Glasgow Southside MP: Next general election a ‘de facto referendum’ as she’s ready for prime minister

First Minister Nicola Sturgeon, leader of the SNP Party, speaks during a press conference on November 23, 2022. First Minister Nicola Sturgeon, leader of the SNP Party, speaks during a press conference on November 23, 2022.
First Minister Nicola Sturgeon, leader of the SNP Party, speaks during a press conference on November 23, 2022.
Glasgow Southside MP Nicola Sturgeon is using the elections in 2024 as a “de facto referendum” as she insisted that this morning’s ruling by The Supreme Court is “one possible route towards independence.”

Glasgow Southside MP and Scotland’s First Minister Nicola Sturgeon has announced the SNP will use the next general election as a “de facto referendum” on Scottish independence after the Supreme Court ruled Holyrood does not have the power to hold a breakaway vote without the permission of the UK Government.

The Supreme Court had ruled that Holyrood doesn’t have the power to legislate to hold a second referendum on Scottish independence without the permission of the UK Government.

Hide Ad
Hide Ad

Sturgeon admits she’s ready at any time to deal with Rishi Sunak, Prime Minister of the UK in a bid to see a deal go over the line and get her wish that is a second independence referendum.

Lord Reed, the President of the Supreme Court, said: “The court unanimously concludes that the proposed Bill does relate to reserved matters. Accordingly, in the absence of any modification of the definition of reserved matters by an order in council under section 30 of the Scotland Act or otherwise, the Scottish Parliament does not have the power to legislate for a referendum on Scottish independence.”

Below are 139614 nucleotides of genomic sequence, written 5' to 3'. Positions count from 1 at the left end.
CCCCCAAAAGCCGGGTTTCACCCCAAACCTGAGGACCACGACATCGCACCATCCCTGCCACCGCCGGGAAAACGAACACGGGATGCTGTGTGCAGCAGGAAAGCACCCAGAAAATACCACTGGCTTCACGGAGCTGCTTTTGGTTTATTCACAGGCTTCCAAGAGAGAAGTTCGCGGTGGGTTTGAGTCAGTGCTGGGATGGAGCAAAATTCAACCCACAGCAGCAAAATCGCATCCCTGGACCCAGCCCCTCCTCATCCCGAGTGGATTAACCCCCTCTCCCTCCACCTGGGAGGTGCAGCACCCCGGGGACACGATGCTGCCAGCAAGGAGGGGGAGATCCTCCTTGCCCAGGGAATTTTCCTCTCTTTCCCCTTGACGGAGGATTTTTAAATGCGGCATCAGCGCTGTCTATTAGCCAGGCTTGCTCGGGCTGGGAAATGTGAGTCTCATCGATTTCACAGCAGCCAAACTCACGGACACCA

It’s a disappointing outcome for the Glasgow based MP who has been first minister for eight years with a Plan C now looking like being a formality but that will be a long-term plan for the Sturgeon and the Scottish Government.

The SNP leader told the assembled press earlier today: “We must and we will find another democratic, lawful and constitutional means by which the Scottish people can express their will.

Hide Ad
Hide Ad

“In my view that can only be an election. The next national election scheduled for Scotland is of course the UK general election, making that both the first and the most obvious opportunity to seek what I described back in June as a de facto referendum.”

The Glasgow Southside MP said it is now “necessary to agree the precise detail of the proposition we intend to put before the country” and her party will hold a special conference in the new year to “discuss and agree the detail of a proposed de facto referendum”. The next general election is scheduled for 2024.

Sturgeon added that Holyrood legislating to hold a referendum was just “one possible route” to Scottish independence.

She said the UK Government could still change its mind and decide to grant Holyrood permission to hold another vote. She said that “I stand ready at any time to reach agreement with the Prime Minister”.

Hide Ad
Hide Ad

“What I will not do however is go cap in hand. My expectation in the short term at least is that the UK Government will maintain its position of outright democracy denial.

“That position is in my view not just unsustainable, it is also utterly self-defeating. The more contempt the Westminster Establishment shows for Scottish democracy, the more certain it is that Scotland will vote Yes when the choice does come to be made.

“As for that choice, and for the avoidance of any doubt, I believe today that a referendum is the best way to determine the issue of independence. The fact is the SNP is not abandoning the referendum route, Westminster is blocking it.”

Following the decision from the Supreme Court this morning, the Glasgow Southside MP has been encouraged to focus on tackling the cost of living crisis. This won’t go away in mutiny for anyone concerned and since that fateful night in 2014, this has been pushed from pillar to post.

Hide Ad
Hide Ad

Meanwhile, Patrick Harvie, MP for Glasgow North and the Scottish Green Party co-leader insists that the people of Scotland must decide the future of its country.

“We respect the decision of the Court. But, it does nothing to alter the principle that Scotland’s future must be determined by the people of Scotland.”

Comment Guidelines

National World encourages reader discussion on our stories. User feedback, insights and back-and-forth exchanges add a rich layer of context to reporting. Please review our Community Guidelines before commenting.